stx_38_1_142_coverWe’ve also loved to see which journal issues are topping our bestseller list for the sale. Some are discounted as low as $6, so don’t miss out! “The Ideology Issue” from South Atlantic Quarterly and “Radical Care” from Social Text are heading up the list, and TSQ: Transgender Studies Quarterly’s recent issues “Trans Pornography,” “Trans Futures,” and “Trans* Studies Now” are popular choices.

Radical History Review’s “Fascism and Anti-fascism since 1945” and “Policing, Justice, and the Radical Imagination” are also selling well, as is “Method as Method” from Prism: Theory and Modern Chinese Literature.

Pick up these new titles and all in-stock books and journal issues for 50%, but only if you shop now with coupon FALL2020! This special offer ends Monday night. See the fine print here.

New Titles in African Studies

Every year we look forward to meeting authors, editors, and readers in person at the ASA Annual Meeting, and we are sad to be missing out this year, although the meeting has gone virtual. We know that many of you look forward to stocking up on new titles at special discounts at our conferences, so we are pleased to extend a discount on all in-stock books and journal issues with coupon code AFSA20 until December 31, 2020.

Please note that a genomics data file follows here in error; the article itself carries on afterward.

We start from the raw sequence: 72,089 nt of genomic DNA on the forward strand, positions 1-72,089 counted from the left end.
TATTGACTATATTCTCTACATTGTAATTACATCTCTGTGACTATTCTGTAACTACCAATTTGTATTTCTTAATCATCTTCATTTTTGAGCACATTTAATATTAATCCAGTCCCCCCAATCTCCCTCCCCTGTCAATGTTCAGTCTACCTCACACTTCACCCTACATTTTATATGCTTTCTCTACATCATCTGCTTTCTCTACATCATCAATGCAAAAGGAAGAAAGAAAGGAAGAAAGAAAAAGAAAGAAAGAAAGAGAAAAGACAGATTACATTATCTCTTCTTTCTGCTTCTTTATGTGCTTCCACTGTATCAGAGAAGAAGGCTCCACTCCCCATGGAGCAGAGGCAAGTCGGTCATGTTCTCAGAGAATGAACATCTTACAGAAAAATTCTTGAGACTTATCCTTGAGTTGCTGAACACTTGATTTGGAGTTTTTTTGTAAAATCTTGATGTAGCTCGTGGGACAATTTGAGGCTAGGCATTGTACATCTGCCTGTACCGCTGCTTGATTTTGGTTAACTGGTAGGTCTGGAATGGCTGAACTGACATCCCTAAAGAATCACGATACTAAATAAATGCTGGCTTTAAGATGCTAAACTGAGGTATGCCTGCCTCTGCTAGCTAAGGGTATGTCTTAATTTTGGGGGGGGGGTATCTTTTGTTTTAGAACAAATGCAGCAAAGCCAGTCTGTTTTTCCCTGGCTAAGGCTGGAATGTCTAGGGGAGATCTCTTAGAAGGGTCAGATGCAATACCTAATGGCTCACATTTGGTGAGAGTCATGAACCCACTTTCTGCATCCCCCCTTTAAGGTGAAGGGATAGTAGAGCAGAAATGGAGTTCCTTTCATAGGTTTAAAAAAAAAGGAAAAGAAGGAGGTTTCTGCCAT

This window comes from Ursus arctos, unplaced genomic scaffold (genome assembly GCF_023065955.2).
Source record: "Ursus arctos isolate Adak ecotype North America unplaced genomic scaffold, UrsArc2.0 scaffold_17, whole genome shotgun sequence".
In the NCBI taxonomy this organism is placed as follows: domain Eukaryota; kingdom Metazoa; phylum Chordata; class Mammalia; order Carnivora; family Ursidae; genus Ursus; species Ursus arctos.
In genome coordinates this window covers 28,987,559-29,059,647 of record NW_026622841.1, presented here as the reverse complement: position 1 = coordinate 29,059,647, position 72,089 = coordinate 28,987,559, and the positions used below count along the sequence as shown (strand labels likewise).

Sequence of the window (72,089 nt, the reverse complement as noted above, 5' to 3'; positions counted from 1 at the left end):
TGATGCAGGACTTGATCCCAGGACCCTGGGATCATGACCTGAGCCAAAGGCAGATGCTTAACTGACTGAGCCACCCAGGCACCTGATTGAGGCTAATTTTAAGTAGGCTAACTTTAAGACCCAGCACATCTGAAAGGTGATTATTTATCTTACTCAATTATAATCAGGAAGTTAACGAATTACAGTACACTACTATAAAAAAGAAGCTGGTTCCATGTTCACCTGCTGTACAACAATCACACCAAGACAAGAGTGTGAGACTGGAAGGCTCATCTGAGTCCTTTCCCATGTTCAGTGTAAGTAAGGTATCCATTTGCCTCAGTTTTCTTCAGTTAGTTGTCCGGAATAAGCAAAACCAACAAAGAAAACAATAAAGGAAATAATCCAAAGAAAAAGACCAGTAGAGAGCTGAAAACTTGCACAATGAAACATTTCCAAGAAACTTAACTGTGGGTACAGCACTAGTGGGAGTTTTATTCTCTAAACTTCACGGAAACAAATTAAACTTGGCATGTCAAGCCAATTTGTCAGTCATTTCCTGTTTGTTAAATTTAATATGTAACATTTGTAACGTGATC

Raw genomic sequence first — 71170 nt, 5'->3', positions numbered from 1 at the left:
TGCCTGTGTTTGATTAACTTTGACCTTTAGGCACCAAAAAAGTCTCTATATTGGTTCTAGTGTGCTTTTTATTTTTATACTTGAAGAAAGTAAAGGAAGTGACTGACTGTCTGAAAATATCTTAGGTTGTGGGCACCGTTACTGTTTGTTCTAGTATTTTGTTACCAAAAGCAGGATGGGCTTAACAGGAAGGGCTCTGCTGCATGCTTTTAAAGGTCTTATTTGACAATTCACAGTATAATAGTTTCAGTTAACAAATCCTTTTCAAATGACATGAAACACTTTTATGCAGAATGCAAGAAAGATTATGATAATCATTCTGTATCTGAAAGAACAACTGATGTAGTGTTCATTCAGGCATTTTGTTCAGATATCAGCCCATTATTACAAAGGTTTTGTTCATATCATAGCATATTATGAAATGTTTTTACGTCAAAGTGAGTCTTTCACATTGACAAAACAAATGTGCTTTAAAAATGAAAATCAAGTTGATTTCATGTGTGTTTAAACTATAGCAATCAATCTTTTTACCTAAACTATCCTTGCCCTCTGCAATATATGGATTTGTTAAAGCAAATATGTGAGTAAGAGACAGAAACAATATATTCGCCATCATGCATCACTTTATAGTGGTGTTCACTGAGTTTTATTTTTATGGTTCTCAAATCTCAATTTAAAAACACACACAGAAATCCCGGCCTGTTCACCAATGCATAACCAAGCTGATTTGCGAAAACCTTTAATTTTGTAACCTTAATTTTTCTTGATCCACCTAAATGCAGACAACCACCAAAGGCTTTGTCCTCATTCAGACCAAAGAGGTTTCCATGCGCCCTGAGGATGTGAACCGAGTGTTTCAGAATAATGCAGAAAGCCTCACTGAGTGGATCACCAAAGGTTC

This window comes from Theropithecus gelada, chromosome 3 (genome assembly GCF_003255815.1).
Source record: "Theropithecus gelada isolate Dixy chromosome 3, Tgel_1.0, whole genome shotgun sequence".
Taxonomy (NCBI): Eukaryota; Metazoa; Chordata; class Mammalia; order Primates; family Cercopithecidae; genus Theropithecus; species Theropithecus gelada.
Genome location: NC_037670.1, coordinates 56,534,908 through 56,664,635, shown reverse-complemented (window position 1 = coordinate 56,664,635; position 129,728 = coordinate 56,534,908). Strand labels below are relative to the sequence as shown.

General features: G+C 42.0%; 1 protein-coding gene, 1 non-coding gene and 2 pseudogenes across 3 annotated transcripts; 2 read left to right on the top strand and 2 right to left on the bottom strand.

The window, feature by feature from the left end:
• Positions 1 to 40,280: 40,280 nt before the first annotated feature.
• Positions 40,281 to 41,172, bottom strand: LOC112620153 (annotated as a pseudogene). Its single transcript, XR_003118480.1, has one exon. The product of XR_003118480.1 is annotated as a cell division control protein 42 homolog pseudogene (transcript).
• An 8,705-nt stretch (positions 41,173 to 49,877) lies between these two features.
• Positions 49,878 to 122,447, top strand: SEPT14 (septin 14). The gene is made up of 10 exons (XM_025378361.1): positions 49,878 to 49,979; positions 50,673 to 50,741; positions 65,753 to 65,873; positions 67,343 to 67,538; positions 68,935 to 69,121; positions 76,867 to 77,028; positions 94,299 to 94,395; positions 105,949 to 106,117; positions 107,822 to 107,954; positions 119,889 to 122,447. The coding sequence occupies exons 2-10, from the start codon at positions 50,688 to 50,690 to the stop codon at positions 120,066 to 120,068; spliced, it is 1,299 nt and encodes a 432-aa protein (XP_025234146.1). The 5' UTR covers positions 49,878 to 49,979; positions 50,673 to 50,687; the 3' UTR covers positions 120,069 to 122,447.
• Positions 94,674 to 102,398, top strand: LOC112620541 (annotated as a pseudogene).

View our African Studies catalog below for a complete list of all our newest titles in African Studies and across disciplines. You can also explore all of our African Studies books and journals on dukeupress.edu.

Editor Elizabeth Ault has a welcome message for participants in this year’s African Studies Association Annual Meeting. See below, as well, for a brief written message.

Closed captioning is available.
Editor Elizabeth Ault

Hello African studies! I’m super looking forward to joining in the virtual panels over the next few days–something I rarely get to do at the in-person conference, so a real luxury. Since we won’t be able to celebrate the release of the new books I mention in my video above in person, I’m particularly excited for the panels devoted to three recent books: Monica Popescu’s At Penpoint, Xavier Livermon’s Kwaito Bodies, and Lynn Thomas’s Beneath the Surface. I’ll be the one with the champagne flute! And of course, as the Association continues to think about the racial politics of the field and the university more broadly, following an extraordinarily painful (if occasionally hopeful!) summer of pandemic and protests, I’m looking forward to President Ato Quayson’s address on Friday evening. 

But of course I’ll miss our in-person conversations and all the generosity that y’all have shown me since I started attending the conference back in 2014. I’m really excited to be in conversation about projects that think from the continent, that consider the relationship between African studies and Black studies, that center queer and trans lives, and that work to reach across disciplinary, regional, and linguistic barriers. Please sign up for office hours to discuss your work with me here